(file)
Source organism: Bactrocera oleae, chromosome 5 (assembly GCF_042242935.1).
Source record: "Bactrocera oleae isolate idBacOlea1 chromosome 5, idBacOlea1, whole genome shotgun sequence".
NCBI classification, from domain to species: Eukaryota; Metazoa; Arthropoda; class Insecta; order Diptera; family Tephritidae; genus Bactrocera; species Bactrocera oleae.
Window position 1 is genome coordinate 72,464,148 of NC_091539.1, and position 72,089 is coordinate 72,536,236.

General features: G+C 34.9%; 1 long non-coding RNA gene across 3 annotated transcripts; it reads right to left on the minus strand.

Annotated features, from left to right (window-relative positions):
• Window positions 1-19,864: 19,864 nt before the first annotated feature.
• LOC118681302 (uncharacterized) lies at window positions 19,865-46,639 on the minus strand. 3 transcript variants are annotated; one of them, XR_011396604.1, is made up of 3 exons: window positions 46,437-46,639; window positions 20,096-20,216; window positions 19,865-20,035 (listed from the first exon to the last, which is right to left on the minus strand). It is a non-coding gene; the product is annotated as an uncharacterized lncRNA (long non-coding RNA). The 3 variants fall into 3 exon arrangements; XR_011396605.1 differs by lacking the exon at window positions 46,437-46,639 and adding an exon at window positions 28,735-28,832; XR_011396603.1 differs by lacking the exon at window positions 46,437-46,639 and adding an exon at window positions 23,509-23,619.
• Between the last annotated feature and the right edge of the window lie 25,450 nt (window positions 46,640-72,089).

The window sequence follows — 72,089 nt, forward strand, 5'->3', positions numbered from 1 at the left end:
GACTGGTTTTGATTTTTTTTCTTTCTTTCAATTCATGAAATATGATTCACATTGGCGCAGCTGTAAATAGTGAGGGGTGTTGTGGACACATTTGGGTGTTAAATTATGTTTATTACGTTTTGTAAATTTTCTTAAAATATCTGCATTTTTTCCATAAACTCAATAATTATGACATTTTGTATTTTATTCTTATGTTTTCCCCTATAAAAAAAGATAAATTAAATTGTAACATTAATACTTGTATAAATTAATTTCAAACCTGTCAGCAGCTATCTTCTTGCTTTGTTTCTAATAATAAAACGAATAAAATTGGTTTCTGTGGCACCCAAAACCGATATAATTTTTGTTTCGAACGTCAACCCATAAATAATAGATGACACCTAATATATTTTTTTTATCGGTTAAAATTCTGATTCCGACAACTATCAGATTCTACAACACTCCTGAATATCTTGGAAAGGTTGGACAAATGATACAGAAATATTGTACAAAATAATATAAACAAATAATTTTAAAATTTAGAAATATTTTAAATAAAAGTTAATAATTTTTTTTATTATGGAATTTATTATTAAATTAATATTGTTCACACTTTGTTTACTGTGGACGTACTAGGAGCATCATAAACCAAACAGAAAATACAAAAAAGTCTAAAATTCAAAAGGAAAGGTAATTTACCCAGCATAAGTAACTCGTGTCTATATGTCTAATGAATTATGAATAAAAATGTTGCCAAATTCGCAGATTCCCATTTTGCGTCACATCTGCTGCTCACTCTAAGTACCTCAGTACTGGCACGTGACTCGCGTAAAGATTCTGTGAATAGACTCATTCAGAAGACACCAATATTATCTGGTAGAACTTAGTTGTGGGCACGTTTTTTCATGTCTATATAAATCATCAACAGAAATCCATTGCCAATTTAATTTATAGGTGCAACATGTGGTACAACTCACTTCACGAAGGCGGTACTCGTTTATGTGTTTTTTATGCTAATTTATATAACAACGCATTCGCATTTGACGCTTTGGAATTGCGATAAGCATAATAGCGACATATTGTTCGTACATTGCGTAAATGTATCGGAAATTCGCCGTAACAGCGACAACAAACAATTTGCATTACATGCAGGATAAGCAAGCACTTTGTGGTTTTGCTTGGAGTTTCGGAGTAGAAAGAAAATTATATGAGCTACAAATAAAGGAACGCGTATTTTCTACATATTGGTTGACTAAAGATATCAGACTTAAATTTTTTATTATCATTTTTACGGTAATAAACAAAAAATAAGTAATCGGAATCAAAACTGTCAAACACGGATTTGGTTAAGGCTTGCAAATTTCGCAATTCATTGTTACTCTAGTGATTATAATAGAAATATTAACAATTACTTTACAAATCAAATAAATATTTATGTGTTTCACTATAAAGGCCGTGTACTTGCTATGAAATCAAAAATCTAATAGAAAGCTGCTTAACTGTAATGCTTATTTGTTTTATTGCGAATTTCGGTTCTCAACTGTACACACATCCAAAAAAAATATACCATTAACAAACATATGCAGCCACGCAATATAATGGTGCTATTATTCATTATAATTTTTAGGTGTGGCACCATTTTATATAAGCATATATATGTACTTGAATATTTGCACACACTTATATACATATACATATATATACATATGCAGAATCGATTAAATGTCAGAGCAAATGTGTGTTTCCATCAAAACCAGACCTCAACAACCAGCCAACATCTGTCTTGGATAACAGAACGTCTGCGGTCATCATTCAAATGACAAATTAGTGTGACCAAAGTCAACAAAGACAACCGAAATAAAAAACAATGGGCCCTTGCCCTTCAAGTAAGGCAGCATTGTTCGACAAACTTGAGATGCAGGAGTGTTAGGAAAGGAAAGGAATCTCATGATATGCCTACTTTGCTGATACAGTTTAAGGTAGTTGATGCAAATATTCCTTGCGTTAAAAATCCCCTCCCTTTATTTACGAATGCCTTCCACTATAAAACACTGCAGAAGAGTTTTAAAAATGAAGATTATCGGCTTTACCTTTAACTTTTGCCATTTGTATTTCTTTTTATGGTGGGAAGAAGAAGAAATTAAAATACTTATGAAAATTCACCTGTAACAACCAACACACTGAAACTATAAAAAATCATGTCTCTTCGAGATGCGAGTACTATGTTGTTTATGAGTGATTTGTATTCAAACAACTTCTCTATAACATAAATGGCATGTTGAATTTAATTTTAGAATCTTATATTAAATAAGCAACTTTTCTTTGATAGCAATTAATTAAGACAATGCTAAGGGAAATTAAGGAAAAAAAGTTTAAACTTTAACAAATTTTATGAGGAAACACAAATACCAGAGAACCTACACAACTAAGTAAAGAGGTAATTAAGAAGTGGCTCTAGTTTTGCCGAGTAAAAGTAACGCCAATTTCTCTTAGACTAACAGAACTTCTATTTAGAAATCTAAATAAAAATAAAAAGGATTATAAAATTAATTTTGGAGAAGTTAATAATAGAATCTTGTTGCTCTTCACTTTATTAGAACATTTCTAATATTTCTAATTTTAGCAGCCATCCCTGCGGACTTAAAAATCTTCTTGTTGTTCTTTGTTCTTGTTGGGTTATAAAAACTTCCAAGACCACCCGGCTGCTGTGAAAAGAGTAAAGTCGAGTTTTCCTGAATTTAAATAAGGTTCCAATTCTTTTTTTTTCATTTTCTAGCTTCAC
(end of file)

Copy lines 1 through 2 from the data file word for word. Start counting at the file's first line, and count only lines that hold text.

Source organism: Bactrocera oleae, chromosome 5 (assembly GCF_042242935.1).
Source record: "Bactrocera oleae isolate idBacOlea1 chromosome 5, idBacOlea1, whole genome shotgun sequence".